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Diagnosis

In order to be clinically diagnosed with NF1, the individual must exhibit at least two of the following clinical features:

  • 6 or more CALMs that are >5 mm in diameter in children before they hit puberty and >15 mm in diameter in individuals after puberty.
  • 2 or more neurofibromas of any type
  • Freckling in armpit region or in the groin region
  • A brain tumour that affects the nerve leaving from the eye, going towards the brain (known as an optic nerve glioma)
  • Two or more Lisch nodules
  • Abnormal bumps across the limbs
  • A first-degree relative who has been diagnosed with NF1

Families who have a child with NF1 and are considering having another child, may perform genetic testing of the fetus to know the likelihood of their next child having NF1. This is known as prenatal testing.

 Treatment

The management of patients with NF1 necessitates a multidisciplinary approach. Patients are cared for longitudinally, throughout their lives, as symptoms and complications must be detected and treated as they occur.

The child with NF1 must have regular visits at yearly individuals with the multidisciplinary healthcare team. Certain tests must be performed at each visit. Refer to the table below.

Type of Examination

What the physician will do

Why this is important

Physical exam (every year)

Examine the skin for signs of any new abnormal growths.

Check for high blood pressure.

Measure the height, weight, and head size.

Check the arms, legs, and back for any abnormal bone growths or abnormal curvature

NF1 can change how the body grows and forms. It can cause high blood pressure which can lead to heart disease, and other heart problems.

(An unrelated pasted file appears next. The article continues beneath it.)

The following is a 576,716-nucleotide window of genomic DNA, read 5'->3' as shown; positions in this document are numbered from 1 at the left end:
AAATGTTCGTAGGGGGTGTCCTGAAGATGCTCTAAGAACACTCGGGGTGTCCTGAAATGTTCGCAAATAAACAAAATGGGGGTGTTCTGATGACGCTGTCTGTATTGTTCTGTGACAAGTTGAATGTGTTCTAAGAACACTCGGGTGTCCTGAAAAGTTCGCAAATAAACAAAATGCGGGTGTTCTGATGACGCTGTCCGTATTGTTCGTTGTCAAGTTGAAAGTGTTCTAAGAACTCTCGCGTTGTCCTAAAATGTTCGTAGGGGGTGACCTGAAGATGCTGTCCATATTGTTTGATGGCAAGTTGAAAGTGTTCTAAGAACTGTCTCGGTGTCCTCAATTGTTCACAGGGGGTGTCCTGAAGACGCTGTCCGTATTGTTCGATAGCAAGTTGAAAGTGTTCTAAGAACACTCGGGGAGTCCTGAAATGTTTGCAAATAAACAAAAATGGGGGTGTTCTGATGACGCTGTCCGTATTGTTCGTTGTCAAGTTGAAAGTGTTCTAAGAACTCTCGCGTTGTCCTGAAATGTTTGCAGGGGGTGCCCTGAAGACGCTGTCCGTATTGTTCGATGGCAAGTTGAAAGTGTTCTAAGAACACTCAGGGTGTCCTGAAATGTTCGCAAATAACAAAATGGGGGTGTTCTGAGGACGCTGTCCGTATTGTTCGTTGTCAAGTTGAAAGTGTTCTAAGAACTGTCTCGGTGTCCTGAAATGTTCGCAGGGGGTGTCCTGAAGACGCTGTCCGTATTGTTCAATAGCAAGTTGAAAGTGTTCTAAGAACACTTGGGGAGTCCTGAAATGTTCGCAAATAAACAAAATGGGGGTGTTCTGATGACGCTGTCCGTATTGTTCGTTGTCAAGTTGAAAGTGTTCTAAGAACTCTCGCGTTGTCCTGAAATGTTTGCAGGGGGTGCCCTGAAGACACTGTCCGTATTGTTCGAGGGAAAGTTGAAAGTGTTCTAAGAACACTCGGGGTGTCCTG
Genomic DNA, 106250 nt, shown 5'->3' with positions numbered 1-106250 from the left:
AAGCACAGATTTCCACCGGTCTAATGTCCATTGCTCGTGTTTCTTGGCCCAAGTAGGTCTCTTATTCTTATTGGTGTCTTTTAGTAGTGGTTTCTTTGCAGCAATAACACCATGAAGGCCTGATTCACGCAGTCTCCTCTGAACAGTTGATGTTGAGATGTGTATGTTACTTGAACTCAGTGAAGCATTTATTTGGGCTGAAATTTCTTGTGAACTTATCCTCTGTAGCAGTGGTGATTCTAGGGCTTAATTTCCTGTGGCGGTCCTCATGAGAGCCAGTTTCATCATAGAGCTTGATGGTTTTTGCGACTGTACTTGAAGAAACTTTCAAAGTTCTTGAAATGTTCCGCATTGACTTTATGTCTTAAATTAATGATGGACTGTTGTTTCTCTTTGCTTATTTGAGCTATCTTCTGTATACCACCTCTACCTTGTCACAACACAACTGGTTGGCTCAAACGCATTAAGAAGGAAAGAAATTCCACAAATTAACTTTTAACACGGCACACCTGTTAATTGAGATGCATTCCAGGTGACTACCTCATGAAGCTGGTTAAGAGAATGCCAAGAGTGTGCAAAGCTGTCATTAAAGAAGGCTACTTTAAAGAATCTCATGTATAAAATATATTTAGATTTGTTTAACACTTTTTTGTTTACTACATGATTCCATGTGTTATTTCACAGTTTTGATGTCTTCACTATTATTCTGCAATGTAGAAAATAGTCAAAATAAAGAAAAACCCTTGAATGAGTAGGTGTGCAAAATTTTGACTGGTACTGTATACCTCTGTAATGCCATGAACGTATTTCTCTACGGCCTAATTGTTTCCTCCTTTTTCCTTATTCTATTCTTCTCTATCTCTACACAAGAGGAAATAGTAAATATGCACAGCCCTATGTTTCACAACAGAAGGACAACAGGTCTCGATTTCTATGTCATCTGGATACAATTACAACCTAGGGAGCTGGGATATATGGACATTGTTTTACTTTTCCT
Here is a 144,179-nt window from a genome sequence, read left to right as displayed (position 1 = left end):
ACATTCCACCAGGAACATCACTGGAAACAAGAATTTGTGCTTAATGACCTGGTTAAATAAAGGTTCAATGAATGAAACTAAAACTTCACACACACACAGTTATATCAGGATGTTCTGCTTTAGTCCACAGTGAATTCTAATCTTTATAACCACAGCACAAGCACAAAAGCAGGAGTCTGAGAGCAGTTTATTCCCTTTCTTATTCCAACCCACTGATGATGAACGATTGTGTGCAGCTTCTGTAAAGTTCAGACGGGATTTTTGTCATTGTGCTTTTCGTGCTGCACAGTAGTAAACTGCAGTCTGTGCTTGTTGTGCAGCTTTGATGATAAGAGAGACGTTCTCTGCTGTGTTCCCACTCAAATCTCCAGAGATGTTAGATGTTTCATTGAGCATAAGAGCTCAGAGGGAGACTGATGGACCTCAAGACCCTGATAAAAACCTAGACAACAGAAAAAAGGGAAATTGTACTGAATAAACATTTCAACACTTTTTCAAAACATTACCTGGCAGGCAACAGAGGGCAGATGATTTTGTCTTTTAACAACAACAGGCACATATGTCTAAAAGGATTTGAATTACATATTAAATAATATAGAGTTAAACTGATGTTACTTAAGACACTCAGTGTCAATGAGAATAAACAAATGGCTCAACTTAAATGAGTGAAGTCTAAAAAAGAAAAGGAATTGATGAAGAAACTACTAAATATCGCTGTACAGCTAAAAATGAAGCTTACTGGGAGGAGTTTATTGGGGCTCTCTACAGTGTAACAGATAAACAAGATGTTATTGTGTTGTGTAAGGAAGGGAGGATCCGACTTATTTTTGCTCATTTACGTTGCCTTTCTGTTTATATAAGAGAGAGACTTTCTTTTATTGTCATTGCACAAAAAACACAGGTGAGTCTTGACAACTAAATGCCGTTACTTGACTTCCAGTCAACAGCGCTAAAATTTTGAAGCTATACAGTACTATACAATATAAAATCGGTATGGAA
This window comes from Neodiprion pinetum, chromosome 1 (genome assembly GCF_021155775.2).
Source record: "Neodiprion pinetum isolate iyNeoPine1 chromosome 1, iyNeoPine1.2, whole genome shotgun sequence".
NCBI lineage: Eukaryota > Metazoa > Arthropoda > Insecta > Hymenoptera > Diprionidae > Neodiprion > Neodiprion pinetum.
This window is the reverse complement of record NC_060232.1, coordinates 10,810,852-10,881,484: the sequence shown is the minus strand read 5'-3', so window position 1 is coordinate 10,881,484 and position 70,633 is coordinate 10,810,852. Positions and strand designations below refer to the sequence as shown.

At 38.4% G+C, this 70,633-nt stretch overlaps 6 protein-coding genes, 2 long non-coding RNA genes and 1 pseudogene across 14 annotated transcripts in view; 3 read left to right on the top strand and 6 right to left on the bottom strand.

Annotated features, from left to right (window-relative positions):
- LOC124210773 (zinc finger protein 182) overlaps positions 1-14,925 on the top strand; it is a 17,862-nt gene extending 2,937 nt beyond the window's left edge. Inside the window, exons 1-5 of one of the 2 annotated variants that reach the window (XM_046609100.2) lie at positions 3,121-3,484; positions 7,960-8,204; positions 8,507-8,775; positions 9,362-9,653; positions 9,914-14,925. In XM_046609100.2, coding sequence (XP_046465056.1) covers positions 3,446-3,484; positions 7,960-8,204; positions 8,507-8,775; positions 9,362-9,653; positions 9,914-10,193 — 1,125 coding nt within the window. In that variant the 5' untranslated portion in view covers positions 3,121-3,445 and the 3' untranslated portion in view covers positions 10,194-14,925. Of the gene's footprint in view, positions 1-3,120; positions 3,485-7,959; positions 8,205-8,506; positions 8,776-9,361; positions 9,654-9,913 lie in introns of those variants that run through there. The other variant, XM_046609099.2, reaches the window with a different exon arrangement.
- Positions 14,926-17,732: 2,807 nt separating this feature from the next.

Eye exam (every year)

A full eye exam, including visual screening

NF1 can cause tumours to grow behind the eye which can affect vision

Check for signs of early puberty (every year)

Look for hair growth under the arms or between the legs.

Look for budding breasts (in girls).

Look for growth of the penis or testicles (in boys).

NF1 can cause tumours in the part of the brain that controls the timing of puberty.

Check on learning and memory (every year)

The child will be assessed for any learning problems, undergo a developmental assessment, and be assessed for signs of ADHD (attention-deficit hyperactivity disorder).

If the child has any learning problems, it is vital that this is identified at an early stage so they do not fall behind in school.

Review school progress (one the child reaches school age)

Various tests can identify where learning gaps are, if the child is not learning well in school.

There are special classes available with tutors that can assist the child

Look for large, abnormal skin growths (each year)

Patients are questioned as to whether any of the growths hurt more than normal.

This can suggest that the abnormal growth on the skin is becoming a cancer

 Medications also exist for patients with increase bone fragility. Other bone abnormalities such as scoliosis may require surgical intervention by an orthopedic surgeon. Blood pressure can also be managed through a combination of diet, exercise, and medication.Children that have learning disabilities should obtain academic support if it is available. There are also speech, occupational, and physical therapy available for kids with speech problems, and balance and walking issues. Children with ADHD may require the need of medication to lower their hyperactive states. Medications also exist for individuals with seizures.There are various tumours associated with NF1. There are different treatment options that depend on the tumour type. Tumours on the skin tend not to be removed unless there is a specific need for removal (e.g., pain, bleeding, disfigurement, etc.). Larger tumours may need to be surgically removed. If the tumours have become life-threatening, such as a malignant cancer, then this involves the use of surgery, chemotherapy, and/or radiation as treatment.

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